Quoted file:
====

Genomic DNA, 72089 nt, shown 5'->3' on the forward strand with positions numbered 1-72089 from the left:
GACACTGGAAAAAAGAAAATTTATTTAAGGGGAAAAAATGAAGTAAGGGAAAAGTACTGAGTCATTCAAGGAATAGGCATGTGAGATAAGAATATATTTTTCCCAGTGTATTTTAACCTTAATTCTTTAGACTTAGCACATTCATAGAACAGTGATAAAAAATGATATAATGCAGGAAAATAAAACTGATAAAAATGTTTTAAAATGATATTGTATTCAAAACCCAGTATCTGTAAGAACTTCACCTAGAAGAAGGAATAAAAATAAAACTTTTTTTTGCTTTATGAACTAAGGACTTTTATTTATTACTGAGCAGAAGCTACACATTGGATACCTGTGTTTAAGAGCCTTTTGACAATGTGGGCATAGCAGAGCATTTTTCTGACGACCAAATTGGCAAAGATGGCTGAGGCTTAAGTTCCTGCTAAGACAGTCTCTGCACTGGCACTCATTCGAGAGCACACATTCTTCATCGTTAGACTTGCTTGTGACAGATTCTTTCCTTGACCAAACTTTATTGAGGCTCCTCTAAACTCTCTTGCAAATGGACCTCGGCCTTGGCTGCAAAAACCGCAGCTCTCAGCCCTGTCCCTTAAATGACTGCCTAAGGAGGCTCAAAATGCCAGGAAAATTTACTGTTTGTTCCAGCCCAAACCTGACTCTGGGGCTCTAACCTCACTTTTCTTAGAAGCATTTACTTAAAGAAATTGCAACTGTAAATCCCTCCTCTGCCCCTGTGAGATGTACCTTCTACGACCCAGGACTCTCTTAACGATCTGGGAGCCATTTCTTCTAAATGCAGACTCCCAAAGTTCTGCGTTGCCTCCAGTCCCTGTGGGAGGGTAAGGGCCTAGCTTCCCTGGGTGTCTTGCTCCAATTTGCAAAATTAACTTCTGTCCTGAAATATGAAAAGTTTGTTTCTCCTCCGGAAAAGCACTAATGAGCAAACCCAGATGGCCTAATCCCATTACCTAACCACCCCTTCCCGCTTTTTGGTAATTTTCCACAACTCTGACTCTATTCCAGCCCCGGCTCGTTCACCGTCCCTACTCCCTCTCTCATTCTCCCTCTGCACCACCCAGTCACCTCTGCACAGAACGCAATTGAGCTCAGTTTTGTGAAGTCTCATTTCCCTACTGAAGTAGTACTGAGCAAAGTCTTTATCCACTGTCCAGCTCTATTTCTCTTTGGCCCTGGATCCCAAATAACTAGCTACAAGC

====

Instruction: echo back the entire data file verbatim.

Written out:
Genomic DNA, 72089 nt, shown 5'->3' on the forward strand with positions numbered 1-72089 from the left:
GACACTGGAAAAAAGAAAATTTATTTAAGGGGAAAAAATGAAGTAAGGGAAAAGTACTGAGTCATTCAAGGAATAGGCATGTGAGATAAGAATATATTTTTCCCAGTGTATTTTAACCTTAATTCTTTAGACTTAGCACATTCATAGAACAGTGATAAAAAATGATATAATGCAGGAAAATAAAACTGATAAAAATGTTTTAAAATGATATTGTATTCAAAACCCAGTATCTGTAAGAACTTCACCTAGAAGAAGGAATAAAAATAAAACTTTTTTTTGCTTTATGAACTAAGGACTTTTATTTATTACTGAGCAGAAGCTACACATTGGATACCTGTGTTTAAGAGCCTTTTGACAATGTGGGCATAGCAGAGCATTTTTCTGACGACCAAATTGGCAAAGATGGCTGAGGCTTAAGTTCCTGCTAAGACAGTCTCTGCACTGGCACTCATTCGAGAGCACACATTCTTCATCGTTAGACTTGCTTGTGACAGATTCTTTCCTTGACCAAACTTTATTGAGGCTCCTCTAAACTCTCTTGCAAATGGACCTCGGCCTTGGCTGCAAAAACCGCAGCTCTCAGCCCTGTCCCTTAAATGACTGCCTAAGGAGGCTCAAAATGCCAGGAAAATTTACTGTTTGTTCCAGCCCAAACCTGACTCTGGGGCTCTAACCTCACTTTTCTTAGAAGCATTTACTTAAAGAAATTGCAACTGTAAATCCCTCCTCTGCCCCTGTGAGATGTACCTTCTACGACCCAGGACTCTCTTAACGATCTGGGAGCCATTTCTTCTAAATGCAGACTCCCAAAGTTCTGCGTTGCCTCCAGTCCCTGTGGGAGGGTAAGGGCCTAGCTTCCCTGGGTGTCTTGCTCCAATTTGCAAAATTAACTTCTGTCCTGAAATATGAAAAGTTTGTTTCTCCTCCGGAAAAGCACTAATGAGCAAACCCAGATGGCCTAATCCCATTACCTAACCACCCCTTCCCGCTTTTTGGTAATTTTCCACAACTCTGACTCTATTCCAGCCCCGGCTCGTTCACCGTCCCTACTCCCTCTCTCATTCTCCCTCTGCACCACCCAGTCACCTCTGCACAGAACGCAATTGAGCTCAGTTTTGTGAAGTCTCATTTCCCTACTGAAGTAGTACTGAGCAAAGTCTTTATCCACTGTCCAGCTCTATTTCTCTTTGGCCCTGGATCCCAAATAACTAGCTACAAGC